Lebanon’s Hezbollah ready to return to cabinet meetings

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  • The return to government meetings is in "response to the needs of the citizens", say Hezbollah and its ally
  • The three months of political deadlock has exacerbated the Lebanon's economic crisis

Lebanese group Hezbollah and its ally the Amal movement said Saturday they were ready to return to government meetings after three months of political deadlock that has exacerbated the country’s economic crisis.

“We announce our agreement to participate in cabinet meetings to approve the national budget and discuss the economic rescue plan and all that concerns improving the living conditions of the Lebanese,” the two Shiite movements said in a joint statement.

Lebanon’s government was formed in September after a 13-month political impasse.

But it has not met since October 12 due to a boycott by Hezbollah and Amal amid tensions over an investigation into a catastrophic explosion at Beirut’s port in 2020.

Hezbollah and Amal said Saturday’s decision was a “response to the needs of the citizens”, citing “the collapse of the Lebanese pound’s exchange rate, the decline of the public sector” and crumbling incomes and purchasing power.

The country is in the throes of an economic meltdown that the World Bank has said is likely among the world’s worst since the mid-19th century.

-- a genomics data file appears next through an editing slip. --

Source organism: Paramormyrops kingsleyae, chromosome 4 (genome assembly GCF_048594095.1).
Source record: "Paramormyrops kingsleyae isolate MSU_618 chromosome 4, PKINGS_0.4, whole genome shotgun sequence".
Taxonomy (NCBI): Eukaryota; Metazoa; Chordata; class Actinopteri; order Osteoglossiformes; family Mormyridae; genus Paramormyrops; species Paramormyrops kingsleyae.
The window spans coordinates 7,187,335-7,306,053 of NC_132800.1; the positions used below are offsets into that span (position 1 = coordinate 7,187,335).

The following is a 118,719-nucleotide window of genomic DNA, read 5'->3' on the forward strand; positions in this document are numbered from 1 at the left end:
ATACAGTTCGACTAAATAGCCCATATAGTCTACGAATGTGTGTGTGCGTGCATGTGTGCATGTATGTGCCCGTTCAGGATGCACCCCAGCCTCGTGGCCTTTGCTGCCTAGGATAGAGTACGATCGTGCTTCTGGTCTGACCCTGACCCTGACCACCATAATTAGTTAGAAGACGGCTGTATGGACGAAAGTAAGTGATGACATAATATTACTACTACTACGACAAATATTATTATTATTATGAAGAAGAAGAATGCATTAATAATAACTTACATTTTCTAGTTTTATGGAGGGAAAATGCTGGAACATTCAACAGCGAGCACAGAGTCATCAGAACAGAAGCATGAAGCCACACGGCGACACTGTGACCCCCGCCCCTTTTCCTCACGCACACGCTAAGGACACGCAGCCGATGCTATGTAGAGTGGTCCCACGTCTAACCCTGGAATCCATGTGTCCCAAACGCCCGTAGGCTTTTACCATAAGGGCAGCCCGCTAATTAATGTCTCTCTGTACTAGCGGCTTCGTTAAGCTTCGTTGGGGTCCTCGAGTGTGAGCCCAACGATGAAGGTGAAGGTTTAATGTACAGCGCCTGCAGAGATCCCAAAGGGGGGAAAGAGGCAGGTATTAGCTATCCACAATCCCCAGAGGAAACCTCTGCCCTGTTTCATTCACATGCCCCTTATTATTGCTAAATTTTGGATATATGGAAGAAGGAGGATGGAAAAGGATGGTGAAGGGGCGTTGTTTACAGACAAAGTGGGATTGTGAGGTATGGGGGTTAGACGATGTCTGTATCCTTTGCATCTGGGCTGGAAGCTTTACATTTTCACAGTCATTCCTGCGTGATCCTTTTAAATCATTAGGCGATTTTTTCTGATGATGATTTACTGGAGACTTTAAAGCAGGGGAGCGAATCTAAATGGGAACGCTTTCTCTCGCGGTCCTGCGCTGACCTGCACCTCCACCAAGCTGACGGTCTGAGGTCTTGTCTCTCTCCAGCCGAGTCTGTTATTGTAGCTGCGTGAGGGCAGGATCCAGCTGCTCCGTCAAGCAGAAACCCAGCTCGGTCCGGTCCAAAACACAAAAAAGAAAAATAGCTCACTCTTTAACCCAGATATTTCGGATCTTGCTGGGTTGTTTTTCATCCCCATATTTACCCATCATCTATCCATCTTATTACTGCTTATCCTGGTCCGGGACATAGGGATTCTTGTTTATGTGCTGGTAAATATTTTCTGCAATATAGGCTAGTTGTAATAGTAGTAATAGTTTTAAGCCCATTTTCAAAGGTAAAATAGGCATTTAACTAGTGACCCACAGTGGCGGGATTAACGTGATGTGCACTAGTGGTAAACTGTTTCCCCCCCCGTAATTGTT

About 80 percent of the population now lives in poverty and the local currency has shed more than 90 percent of its value on the black market.

Reacting to the parties’ announcement, Prime Minister Najib Mikati said he would convene a cabinet meeting as soon as the finance ministry had sent through a draft budget.

The two groups had been boycotting cabinet sessions in objection to the judge tasked with investigating the August 2020 port blast, Tarek Bitar, demanding he be replaced.

The explosion of a shipment of ammonium nitrate fertilizer stored haphazardly in a port warehouse for years killed at least 215 people and disfigured the capital.

Efforts by Bitar to interrogate ex-ministers have been challenged with lawsuits, while Hezbollah and Amal have accused him of politicizing the probe.

Families of the victims and survivors of the blast have grown increasingly angry and have accused politicians of seeking to hamper the investigation to escape accountability.

Lebanese President Michel Aoun in late December called for an end to the government boycott, implicitly criticizing his ally Hezbollah for blocking the cabinet meetings.

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